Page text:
A critical role of temporoparietal junction in the integration of top-down and bottom-up attentional control

Qiong Wu, Chi Fu Chang, Sisi Xi, I. Wen Huang, Zuxiang Liu, Chi Hung Juan, Yanhong Wu, Jin Fan

Research output: Contribution to journalArticlepeer-review

53 Scopus citations


Information processing can be biased toward behaviorally relevant and salient stimuli by top-down (goal-directed) and bottom-up (stimulus-driven) attentional control processes respectively. However, the neural basis underlying the integration of these processes is not well understood. We employed functional magnetic resonance imaging (fMRI) and transcranial direct-current stimulation (tDCS) in humans to examine the brain mechanisms underlying the interaction between these two processes. We manipulated the cognitive load involved in top-down processing and stimulus surprise involved in bottom-up processing in a factorial design by combining a majority function task and an oddball paradigm. We found that high cognitive load and high surprise level were associated with prolonged reaction time compared to low cognitive load and low surprise level, with a synergistic interaction effect, which was accompanied by a greater deactivation of bilateral temporoparietal junction (TPJ). In addition, the TPJ displayed negative functional connectivity with right middle occipital gyrus, which is involved in bottom-up processing (modulated by the interaction effect), and the right frontal eye field (FEF), which is involved in top-down control. The enhanced negative functional connectivity between the TPJ and right FEF was accompanied by a larger behavioral interaction effect across subjects. Application of cathodal tDCS over the right TPJ eliminated the interaction effect. These results suggest that the TPJ plays a critical role in processing bottom-up information for top-down control of attention. Hum Brain Mapp 36:4317-4333, 2015.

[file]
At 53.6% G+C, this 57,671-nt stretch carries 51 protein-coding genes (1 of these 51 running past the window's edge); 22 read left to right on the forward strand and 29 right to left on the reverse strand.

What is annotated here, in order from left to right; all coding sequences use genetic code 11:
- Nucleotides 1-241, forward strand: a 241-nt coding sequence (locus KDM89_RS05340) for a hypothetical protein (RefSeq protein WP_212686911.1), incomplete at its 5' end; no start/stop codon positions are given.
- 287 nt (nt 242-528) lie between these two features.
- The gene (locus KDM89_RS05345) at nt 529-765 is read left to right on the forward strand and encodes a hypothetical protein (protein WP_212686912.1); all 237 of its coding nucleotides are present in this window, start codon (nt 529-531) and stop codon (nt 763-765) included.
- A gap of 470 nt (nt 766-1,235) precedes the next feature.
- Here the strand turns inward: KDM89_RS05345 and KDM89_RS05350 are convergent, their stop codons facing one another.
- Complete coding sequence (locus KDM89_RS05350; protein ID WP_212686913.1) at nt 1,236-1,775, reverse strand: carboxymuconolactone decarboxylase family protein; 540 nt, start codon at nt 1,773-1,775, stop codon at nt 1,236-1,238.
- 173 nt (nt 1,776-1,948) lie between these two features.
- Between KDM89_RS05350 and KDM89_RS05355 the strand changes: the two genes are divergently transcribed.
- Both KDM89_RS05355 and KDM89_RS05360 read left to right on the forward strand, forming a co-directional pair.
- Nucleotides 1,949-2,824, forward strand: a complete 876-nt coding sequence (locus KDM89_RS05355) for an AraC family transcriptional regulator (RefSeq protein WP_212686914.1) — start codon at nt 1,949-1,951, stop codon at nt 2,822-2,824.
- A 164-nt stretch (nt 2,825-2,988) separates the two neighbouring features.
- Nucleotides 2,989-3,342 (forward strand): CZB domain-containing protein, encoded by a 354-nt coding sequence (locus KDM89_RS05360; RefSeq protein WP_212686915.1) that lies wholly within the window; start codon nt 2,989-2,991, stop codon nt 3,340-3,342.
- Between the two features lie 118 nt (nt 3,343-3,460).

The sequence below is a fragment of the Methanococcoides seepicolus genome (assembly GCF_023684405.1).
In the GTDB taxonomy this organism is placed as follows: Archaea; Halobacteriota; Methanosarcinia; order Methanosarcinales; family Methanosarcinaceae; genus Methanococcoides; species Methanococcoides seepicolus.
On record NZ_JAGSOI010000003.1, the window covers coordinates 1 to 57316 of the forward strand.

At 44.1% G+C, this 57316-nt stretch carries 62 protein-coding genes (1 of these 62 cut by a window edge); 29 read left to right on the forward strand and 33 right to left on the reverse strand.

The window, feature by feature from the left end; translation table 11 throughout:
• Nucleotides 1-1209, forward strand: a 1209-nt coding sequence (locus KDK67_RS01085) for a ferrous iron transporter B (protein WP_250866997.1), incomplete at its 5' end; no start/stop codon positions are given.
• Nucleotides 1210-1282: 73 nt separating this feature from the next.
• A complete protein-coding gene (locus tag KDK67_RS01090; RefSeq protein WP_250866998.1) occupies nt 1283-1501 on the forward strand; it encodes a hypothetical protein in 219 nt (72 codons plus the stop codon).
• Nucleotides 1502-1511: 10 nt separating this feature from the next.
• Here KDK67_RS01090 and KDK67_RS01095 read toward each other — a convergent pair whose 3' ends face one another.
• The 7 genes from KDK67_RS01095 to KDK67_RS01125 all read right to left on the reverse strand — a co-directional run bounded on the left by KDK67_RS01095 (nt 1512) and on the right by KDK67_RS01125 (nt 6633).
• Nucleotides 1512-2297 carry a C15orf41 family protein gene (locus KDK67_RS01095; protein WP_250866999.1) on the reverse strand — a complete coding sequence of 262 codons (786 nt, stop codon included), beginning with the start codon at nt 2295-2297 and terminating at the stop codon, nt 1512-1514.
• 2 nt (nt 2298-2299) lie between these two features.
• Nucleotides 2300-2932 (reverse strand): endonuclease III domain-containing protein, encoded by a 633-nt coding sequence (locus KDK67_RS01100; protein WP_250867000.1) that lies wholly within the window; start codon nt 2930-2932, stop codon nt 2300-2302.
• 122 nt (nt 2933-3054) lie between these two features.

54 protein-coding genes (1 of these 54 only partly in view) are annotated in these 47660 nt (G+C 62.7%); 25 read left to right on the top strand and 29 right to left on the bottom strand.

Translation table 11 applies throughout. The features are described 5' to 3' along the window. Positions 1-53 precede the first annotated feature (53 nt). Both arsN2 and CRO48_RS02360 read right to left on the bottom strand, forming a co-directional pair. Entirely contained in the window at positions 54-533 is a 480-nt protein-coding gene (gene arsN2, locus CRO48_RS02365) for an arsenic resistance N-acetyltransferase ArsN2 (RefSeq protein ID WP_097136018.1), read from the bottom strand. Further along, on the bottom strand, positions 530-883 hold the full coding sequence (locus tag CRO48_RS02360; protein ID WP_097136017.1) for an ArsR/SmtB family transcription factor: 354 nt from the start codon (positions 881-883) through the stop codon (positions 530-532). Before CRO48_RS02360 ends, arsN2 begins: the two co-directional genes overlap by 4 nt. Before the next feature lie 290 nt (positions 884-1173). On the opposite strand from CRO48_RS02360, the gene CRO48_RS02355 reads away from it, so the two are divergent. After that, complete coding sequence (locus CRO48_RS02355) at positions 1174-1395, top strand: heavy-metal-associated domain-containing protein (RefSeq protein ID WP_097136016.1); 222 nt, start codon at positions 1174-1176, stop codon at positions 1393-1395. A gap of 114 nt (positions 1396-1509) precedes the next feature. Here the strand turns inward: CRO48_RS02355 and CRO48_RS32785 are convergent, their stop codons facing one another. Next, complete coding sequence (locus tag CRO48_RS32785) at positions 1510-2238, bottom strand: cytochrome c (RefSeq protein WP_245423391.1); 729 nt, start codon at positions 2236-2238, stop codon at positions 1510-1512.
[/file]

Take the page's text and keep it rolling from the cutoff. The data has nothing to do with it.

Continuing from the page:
Original languageEnglish
Pages (from-to)4317-4333
Number of pages17
JournalHuman Brain Mapping
Issue number11
StatePublished - Nov 2015


  • Attentional control
  • FMRI
  • Interaction
  • TDCS
  • Temporoparietal junction


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